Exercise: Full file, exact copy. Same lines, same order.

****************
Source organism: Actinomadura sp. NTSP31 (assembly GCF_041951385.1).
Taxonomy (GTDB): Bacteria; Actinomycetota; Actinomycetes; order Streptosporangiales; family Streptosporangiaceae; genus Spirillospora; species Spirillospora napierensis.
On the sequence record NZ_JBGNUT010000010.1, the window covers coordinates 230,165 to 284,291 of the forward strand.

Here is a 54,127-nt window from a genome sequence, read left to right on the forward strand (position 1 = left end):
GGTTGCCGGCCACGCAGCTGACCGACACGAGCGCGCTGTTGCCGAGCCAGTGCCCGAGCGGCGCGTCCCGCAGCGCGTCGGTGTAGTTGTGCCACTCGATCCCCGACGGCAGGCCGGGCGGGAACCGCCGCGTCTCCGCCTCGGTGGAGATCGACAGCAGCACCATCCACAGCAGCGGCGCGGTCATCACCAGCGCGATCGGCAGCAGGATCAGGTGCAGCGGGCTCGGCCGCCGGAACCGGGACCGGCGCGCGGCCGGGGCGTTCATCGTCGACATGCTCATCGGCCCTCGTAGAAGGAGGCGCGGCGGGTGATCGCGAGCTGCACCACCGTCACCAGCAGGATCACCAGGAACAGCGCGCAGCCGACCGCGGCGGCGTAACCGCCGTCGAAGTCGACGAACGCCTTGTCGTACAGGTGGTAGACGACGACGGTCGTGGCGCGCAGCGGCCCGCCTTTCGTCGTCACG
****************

Source organism: Actinomadura sp. NTSP31 (assembly GCF_041951385.1).
Taxonomy (GTDB): Bacteria; Actinomycetota; Actinomycetes; order Streptosporangiales; family Streptosporangiaceae; genus Spirillospora; species Spirillospora napierensis.
On the sequence record NZ_JBGNUT010000010.1, the window covers coordinates 230,165 to 284,291 of the forward strand.

Here is a 54,127-nt window from a genome sequence, read left to right on the forward strand (position 1 = left end):
GGTTGCCGGCCACGCAGCTGACCGACACGAGCGCGCTGTTGCCGAGCCAGTGCCCGAGCGGCGCGTCCCGCAGCGCGTCGGTGTAGTTGTGCCACTCGATCCCCGACGGCAGGCCGGGCGGGAACCGCCGCGTCTCCGCCTCGGTGGAGATCGACAGCAGCACCATCCACAGCAGCGGCGCGGTCATCACCAGCGCGATCGGCAGCAGGATCAGGTGCAGCGGGCTCGGCCGCCGGAACCGGGACCGGCGCGCGGCCGGGGCGTTCATCGTCGACATGCTCATCGGCCCTCGTAGAAGGAGGCGCGGCGGGTGATCGCGAGCTGCACCACCGTCACCAGCAGGATCACCAGGAACAGCGCGCAGCCGACCGCGGCGGCGTAACCGCCGTCGAAGTCGACGAACGCCTTGTCGTACAGGTGGTAGACGACGACGGTCGTGGCGCGCAGCGGCCCGCCTTTCGTCGTCACG